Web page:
M&C Saatchi

At CDP, which he claims "at the time was probably the greatest and most creative agency in the world", Graham Fink worked on Benson & Hedges cigarettes and Olympus camera campaigns. Then after three months at WCRS, a row with a colleague resulted in him throwing a TV out of the window. The story got back to Paul Arden (creative director of Saatchi & Saatchi), who offered him a job. His four years there included writing and art directing the British Airways 'face' commercial, in which 6,000 people made up the huge features in BA corporate colours.

Computer Arts Projects: What was your big break into the advertising industry?
Graham Fink:
After studying graphic design at Reading, I put a book together like everyone else, went round about 120 interviews trying to get a job, and eventually went to CDP in London, who had done fantastic work like the 'Heineken refreshes the parts...' campaign, Hamlet cigars, Benson & Hedges, and Silk Cut. They said it was a good book but they were looking for someone older and more experienced. So I dressed up as an old man, went back the next day and they gave me a job! That was amazing: I was in the best place in the world, and I learnt very quickly from everyone there.

CAP: What is it about advertising design that you enjoy above all other areas of design?
It's just a great platform from which to express yourself through different forms of creativity - whether it's TV, music, posters or whatever.

CAP: And how much work do you now do for online adverts?
I love online - I think it's in its infancy, and stuff is changing every month, so it's very hard to keep up. Next month we're going to sit together with our digital department so it'll be much more integrated, which is very exciting and I think that's really important. A lot of agencies have friction between their creatives and the digital people, which I think is insane. It's another channel for your creativity, and it's a lot less expensive. Just now, I was talking to the team about our Ladbrokes account, and instead of running a 30-second TV commercial that would cost millions of pounds in airtime, we could make an online film. Not only would that be much cheaper, but you can target people more and they can interact with it, and Ladbrokes casino is all about people interacting with the site to play games and win money. So TV is fantastic, but online is such a great new form of creativity.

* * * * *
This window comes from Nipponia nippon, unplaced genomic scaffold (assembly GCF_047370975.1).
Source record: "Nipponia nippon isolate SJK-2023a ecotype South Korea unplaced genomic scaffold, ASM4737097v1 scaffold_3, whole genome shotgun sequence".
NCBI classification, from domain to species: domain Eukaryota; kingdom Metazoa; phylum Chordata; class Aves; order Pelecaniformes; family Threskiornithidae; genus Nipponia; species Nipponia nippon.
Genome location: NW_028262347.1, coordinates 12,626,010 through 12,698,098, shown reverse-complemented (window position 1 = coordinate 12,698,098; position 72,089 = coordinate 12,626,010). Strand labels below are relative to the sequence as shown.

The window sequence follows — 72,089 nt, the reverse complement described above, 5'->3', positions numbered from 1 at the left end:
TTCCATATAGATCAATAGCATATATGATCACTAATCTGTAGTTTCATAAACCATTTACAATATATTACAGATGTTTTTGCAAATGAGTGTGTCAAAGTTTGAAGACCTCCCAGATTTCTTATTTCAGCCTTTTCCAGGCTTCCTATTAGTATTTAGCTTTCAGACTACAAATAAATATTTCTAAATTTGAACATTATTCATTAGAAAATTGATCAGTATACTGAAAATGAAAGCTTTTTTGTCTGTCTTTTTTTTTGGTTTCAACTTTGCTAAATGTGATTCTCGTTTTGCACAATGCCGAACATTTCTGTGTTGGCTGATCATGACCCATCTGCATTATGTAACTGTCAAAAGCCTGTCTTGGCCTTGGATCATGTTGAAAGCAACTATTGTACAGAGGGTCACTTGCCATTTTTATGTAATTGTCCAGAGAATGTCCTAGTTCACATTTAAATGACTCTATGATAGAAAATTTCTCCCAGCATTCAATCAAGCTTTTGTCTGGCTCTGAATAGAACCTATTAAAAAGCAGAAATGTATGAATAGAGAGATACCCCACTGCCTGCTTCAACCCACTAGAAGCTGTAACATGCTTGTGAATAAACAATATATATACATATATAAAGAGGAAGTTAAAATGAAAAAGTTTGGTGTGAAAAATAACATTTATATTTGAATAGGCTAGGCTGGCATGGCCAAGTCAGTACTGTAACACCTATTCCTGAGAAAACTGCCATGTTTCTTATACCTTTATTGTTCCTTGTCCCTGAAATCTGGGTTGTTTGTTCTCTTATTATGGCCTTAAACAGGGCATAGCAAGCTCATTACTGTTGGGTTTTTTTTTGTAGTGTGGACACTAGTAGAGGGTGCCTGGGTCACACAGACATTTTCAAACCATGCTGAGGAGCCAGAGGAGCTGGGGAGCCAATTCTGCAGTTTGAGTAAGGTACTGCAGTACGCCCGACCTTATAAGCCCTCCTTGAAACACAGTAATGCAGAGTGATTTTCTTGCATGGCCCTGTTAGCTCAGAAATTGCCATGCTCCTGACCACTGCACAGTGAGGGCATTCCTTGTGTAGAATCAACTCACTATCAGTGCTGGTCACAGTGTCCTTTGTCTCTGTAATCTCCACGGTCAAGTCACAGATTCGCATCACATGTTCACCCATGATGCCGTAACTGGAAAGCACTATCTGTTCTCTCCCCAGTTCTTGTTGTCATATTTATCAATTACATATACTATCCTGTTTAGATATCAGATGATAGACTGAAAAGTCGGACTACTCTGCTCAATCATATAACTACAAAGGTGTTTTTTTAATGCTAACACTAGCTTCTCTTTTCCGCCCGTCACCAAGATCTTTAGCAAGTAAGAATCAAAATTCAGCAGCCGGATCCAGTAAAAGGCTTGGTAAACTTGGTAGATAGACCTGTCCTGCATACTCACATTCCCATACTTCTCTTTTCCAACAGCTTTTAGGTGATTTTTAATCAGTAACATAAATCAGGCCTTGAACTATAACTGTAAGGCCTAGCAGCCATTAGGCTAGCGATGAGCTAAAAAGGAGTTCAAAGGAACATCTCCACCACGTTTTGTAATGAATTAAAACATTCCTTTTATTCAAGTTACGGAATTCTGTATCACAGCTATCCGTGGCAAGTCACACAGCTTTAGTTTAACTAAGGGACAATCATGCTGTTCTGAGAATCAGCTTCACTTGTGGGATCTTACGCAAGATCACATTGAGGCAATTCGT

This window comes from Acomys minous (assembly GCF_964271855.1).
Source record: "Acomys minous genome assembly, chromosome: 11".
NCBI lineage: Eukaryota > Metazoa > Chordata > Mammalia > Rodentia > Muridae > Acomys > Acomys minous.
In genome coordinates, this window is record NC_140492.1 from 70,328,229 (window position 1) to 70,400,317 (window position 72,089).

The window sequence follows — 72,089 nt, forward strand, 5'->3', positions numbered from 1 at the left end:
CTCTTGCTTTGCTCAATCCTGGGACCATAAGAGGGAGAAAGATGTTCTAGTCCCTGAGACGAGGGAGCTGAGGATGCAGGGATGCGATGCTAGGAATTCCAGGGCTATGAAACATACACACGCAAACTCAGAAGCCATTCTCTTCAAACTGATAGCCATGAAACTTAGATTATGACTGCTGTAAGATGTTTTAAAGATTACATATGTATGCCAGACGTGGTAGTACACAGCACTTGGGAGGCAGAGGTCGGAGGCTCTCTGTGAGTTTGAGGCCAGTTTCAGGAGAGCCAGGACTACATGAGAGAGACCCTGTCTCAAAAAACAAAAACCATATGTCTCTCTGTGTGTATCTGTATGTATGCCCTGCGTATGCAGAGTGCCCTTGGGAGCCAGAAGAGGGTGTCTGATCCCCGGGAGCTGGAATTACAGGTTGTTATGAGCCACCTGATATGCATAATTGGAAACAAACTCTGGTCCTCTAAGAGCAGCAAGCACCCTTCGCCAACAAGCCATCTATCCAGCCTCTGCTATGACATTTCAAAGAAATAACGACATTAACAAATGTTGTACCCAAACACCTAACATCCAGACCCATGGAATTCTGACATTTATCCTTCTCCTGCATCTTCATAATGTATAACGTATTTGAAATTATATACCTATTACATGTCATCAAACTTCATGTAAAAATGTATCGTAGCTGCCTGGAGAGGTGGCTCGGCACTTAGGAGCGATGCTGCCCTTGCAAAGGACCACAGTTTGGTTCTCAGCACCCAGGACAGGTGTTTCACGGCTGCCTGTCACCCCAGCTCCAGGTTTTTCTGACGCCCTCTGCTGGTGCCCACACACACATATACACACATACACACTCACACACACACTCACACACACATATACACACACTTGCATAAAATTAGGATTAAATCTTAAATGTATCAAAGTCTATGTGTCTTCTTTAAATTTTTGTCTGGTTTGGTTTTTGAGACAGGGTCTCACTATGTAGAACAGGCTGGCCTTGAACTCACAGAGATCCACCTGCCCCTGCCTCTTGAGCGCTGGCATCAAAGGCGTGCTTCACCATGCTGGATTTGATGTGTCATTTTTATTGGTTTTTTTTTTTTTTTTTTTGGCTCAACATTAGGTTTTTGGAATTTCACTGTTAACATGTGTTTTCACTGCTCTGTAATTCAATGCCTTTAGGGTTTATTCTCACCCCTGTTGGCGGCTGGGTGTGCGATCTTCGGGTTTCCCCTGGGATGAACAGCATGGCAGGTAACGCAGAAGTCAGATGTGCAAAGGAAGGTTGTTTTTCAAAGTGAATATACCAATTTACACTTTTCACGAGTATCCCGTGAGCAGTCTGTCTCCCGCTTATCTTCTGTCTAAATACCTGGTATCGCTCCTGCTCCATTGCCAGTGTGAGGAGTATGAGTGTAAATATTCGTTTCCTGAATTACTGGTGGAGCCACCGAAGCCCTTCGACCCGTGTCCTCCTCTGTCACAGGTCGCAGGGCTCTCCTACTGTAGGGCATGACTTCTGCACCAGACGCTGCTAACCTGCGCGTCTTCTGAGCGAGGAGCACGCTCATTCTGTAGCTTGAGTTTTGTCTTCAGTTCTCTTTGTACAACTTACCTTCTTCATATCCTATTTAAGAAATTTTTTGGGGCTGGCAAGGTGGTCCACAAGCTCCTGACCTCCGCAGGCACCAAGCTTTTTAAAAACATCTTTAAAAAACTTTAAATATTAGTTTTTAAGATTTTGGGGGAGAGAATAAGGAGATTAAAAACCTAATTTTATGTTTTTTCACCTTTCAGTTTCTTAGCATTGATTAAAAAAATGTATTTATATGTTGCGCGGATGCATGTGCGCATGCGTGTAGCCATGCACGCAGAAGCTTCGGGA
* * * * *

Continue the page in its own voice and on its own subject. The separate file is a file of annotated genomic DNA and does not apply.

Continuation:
CAP: Who are the people to watch, and the people who inspire you?
There's tremendous talent everywhere. The great thing about online is that it makes the world even smaller - we can send work we've done to people in America, Australia and India, and watch theirs, send them comments and forward the link to other people. I sent someone a link to the 'Illusions' commercial we've just done for Transport for London, a graphic piece directed by Peter Saville. It's only been out a week but it's apparently the most viewed piece of animation ever on YouTube. That's really exciting.

CAP: What issues do you think advertisers need to be aware of?
Online is changing everything. Lots of people are talking about user-generated content and we need to be aware of that - you see thousands of pieces of work being uploaded every hour to YouTube. Even though a lot of the stuff isn't particularly great, people are now able to share their own personal sketchbooks. Everyone can use software like Photoshop or Illustrator, and then upload the result, show it to the world, and get feedback on it.

CAP: What's your favourite advert, and why?